Food columnist Lou Groccia learns the benefit of lists

Friday, May 18, 2018

The older I get, the easier it is to forget things.

Like what’s in the fridge that needs to be used up.

So, I have taken to keeping a yellow note pad on my large cutting board amid the growing clutter on my new kitchen counters. You can have all the high-tech cooking equipment you like (like me), but there’s something deeply satisfying for me about writing out long-hand my latest ideas about what to cook.

I often just write down what I need to use up in the fridge. Then I might look in my four larders (flours, ethnic ingredients, baking ingredients and general foodstuffs) for things that go well with what I have on hand in the fridge.

A recent example: I had on hand ¾ of a cucumber, 5 Roma tomatoes, 4 scallions, 1 lemon, a piece of feta and a bunch of parsley. It was clear I needed to use these soon before the food police made me throw them out.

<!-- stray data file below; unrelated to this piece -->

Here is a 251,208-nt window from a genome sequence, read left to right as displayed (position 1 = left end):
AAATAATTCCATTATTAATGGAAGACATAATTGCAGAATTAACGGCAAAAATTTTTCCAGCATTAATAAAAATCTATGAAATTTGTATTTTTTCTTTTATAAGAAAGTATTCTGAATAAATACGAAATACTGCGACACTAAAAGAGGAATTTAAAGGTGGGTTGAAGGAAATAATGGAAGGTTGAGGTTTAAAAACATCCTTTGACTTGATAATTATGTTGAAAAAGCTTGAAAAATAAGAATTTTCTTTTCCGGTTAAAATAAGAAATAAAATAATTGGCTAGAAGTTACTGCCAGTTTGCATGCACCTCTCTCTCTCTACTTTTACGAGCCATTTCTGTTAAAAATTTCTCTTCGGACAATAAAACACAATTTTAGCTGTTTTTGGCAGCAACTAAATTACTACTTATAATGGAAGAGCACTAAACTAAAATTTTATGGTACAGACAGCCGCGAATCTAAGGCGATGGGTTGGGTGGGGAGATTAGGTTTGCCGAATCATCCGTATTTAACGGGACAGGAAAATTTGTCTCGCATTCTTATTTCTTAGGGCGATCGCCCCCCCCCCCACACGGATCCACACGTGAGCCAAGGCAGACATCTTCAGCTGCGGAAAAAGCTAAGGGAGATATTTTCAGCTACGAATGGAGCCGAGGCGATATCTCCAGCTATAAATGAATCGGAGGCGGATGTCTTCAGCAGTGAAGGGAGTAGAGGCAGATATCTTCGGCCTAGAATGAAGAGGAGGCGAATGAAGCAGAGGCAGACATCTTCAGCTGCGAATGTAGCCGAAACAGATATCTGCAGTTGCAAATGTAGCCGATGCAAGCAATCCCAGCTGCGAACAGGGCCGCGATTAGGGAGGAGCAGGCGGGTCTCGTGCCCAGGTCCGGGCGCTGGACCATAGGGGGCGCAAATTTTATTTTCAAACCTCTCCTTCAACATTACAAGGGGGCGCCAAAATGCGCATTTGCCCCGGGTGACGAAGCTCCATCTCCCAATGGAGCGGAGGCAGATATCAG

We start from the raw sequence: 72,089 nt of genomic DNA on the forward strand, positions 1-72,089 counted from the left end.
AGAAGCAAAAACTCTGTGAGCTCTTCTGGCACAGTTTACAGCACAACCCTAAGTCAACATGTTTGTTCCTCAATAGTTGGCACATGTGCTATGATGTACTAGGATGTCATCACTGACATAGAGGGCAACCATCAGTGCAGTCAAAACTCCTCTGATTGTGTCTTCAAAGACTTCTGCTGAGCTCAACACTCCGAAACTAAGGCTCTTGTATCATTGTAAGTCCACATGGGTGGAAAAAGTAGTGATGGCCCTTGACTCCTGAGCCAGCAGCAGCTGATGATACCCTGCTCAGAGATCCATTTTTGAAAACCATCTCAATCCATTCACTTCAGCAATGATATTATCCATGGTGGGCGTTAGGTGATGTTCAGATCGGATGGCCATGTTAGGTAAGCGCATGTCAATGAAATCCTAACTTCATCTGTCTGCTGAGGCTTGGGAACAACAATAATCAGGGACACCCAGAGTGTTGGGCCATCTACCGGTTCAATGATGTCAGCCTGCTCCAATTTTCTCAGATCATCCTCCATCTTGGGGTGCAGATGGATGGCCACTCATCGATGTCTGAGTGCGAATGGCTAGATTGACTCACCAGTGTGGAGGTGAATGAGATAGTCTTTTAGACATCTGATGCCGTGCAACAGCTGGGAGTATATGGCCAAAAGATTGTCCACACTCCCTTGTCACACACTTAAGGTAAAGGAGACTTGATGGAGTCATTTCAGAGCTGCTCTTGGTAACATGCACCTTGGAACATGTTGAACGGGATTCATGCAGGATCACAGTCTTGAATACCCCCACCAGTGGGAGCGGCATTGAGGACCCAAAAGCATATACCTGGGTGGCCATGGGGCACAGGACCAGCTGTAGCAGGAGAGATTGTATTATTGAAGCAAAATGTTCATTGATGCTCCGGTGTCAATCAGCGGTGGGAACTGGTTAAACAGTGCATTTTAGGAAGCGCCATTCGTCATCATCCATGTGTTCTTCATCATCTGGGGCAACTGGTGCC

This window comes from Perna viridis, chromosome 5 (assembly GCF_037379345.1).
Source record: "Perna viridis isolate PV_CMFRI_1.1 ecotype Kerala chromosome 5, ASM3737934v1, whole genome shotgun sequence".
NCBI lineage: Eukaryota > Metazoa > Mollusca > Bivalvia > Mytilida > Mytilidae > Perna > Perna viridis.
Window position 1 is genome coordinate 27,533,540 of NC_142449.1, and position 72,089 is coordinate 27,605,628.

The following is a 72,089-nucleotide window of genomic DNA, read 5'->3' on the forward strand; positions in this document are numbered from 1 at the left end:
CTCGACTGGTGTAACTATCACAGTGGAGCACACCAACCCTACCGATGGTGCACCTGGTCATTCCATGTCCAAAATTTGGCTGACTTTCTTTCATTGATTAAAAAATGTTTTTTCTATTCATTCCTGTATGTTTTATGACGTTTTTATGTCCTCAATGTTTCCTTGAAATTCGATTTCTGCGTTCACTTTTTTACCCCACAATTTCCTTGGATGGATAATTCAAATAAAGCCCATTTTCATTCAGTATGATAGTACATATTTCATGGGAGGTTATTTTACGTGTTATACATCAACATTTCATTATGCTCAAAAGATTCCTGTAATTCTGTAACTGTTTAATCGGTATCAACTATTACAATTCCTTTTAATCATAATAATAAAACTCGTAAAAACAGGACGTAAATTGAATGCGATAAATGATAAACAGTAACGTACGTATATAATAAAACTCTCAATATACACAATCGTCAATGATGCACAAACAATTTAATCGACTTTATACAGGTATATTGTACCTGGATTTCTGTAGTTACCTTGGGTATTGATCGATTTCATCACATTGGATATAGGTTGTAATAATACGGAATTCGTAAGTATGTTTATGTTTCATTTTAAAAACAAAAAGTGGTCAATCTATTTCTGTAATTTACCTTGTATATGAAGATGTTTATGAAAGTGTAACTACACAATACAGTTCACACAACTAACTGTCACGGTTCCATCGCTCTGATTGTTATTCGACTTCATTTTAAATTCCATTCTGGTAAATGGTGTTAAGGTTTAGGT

So, I wrote these items down and with pad in hand, I looked in the general foodstuffs larder and found a jar of marinated artichokes and a small container with 1 cup of fregola inside. The fregola is basically large couscous.

I boiled and drained the fregola, then added it to a bowl with the other ingredients which I had properly prepped, added the artichoke marinade to the lemon juice, tossed the whole thing a few times then added salt and pepper to taste.

Dinner was served. And the next day’s lunch.

I tore that sheet off the yellow pad and threw it away.

The next day my wife asked if I saved the recipe. Oops. Back to the writing board.


Yes, it is easy to forget things. Like the mystery bottle filled with some red powder, smokey and a little spicey on my counter. I forgot to label it. It could be a chili powder I bought at the Latin Market or a smoked paprika I bought out of the bulk jars at River Valley Market. Seems like the taste would give it away but it doesn’t. Why didn’t I label it? I guess
I forgot. The mind is a terrible thing to lose!